When most people think of summer activities, family BBQs and days at the beach come to mind. For me, it’s art fairs and garage sales! Not surprising considering my first and foremost love is decorating! Or my husband (if you’re reading this!)
Everyone has a wish list of items for when they go thrifting – I’m always searching for tea cups, vintage industrial spools and letter As. However, it’s very easy to deviate from your list when prices are ridiculously cheap. I’ve gone rouge a few times lately while shopping at local rummage sales, ending up with items I’m not quite sure what I’ll do with (like 12 red beaded napkin rings – I don’t even like red!).
Thrifting has the tendency to bring out the hoarder in all of us, making it very likely you will come home with items that you will either – 1. store for 10+ years, 2. resell at a garage sale, or 3. donate. I always kick myself when I realize I’ve purchased something that falls into one of the aforementioned categories. Luckily, (except for the red napkin rings…) I have gotten much smarter at thrifting and try to stick to the following rules:
Don’t buy items that are broken – This tip may seem obvious, but there are so many great before and after transformations on the Internet that it’s hard not to feel wildly optimistic when looking at a piece of junk. Many of us forget that we don’t have the necessary skills and/or tools to make the item fantastic again. Also, things that need a lot of TLC drive up the cost of the project and becomes less of a bargain.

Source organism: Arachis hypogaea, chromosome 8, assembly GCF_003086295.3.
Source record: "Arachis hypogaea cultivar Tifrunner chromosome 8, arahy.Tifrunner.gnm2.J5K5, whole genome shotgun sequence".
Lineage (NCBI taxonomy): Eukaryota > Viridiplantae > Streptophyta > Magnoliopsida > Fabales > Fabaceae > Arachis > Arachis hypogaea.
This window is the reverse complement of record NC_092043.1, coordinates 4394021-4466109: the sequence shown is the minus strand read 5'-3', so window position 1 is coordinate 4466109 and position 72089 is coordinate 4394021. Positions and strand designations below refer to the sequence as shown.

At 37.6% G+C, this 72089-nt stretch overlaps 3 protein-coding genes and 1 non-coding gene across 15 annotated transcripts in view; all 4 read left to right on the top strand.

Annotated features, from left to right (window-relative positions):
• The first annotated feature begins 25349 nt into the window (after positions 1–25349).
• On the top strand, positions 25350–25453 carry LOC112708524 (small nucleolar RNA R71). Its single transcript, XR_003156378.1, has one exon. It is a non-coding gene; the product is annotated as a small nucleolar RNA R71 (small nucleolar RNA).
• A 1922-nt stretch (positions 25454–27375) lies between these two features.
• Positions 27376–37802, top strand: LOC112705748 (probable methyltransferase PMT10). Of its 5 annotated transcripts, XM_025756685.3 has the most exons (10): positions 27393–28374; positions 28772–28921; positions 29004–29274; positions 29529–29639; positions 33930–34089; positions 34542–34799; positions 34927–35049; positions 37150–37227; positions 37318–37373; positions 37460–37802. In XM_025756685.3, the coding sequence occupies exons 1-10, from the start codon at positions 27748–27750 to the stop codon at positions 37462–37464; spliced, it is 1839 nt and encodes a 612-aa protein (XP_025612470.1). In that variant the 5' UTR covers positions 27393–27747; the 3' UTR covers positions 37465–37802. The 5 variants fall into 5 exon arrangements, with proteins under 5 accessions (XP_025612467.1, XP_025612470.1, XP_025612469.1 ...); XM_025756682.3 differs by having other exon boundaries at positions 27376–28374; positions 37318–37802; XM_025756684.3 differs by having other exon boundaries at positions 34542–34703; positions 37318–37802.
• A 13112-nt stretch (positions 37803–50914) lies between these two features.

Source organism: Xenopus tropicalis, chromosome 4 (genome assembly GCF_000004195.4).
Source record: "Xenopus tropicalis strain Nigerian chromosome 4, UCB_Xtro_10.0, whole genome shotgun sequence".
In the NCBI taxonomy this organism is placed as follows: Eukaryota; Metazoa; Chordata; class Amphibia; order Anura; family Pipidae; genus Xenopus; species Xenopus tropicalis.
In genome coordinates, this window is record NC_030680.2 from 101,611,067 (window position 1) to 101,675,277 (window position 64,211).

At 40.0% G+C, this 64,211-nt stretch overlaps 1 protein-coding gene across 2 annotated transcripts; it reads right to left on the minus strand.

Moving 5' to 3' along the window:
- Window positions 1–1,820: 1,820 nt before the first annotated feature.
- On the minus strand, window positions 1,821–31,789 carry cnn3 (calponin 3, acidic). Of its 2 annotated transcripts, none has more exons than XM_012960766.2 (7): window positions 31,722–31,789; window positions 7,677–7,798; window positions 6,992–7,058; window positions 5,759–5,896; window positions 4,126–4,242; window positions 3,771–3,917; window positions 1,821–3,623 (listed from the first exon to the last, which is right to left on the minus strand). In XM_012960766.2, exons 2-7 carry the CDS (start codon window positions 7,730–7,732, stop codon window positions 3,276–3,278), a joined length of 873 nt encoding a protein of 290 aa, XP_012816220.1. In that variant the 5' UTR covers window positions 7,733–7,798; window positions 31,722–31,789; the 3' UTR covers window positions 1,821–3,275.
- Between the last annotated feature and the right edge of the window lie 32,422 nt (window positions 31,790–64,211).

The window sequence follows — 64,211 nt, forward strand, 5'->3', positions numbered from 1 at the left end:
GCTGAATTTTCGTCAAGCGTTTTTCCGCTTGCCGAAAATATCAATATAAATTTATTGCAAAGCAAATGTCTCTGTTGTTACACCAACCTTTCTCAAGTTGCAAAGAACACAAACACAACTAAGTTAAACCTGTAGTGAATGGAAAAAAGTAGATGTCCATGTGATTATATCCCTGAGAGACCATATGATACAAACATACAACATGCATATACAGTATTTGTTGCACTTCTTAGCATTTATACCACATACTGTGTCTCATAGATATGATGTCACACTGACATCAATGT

Don’t buy items you won’t repurpose right away – I find myself guilty of this quite often. Every time I see a really great piece of furniture, I’m tempted to purchase it, even though I know it will likely sit in my parent’s garage for months until I have the time to restore it. I’m sure many of you are like me and have good intentions, however life often gets in the way of time intensive DIY projects. If you can’t start right away, then you probably should pass on the piece, otherwise you run the risk of you garage looking like the furniture section of the Salvation Army.
Stick to buying classic pieces – Like classic wardrobe essentials, there are certain items that are usually a safe buy and can be put to good use as soon as you bring them home. Here are some classic items I always pick up if the price is good: decorative vessels (bowls, plates, vases, etc.), ornate picture frames (to be painted bright colors!), silver or white serving pieces, planters, books and jewelry.
How do you avoid thriving impulse buys? I would love to hear your tips!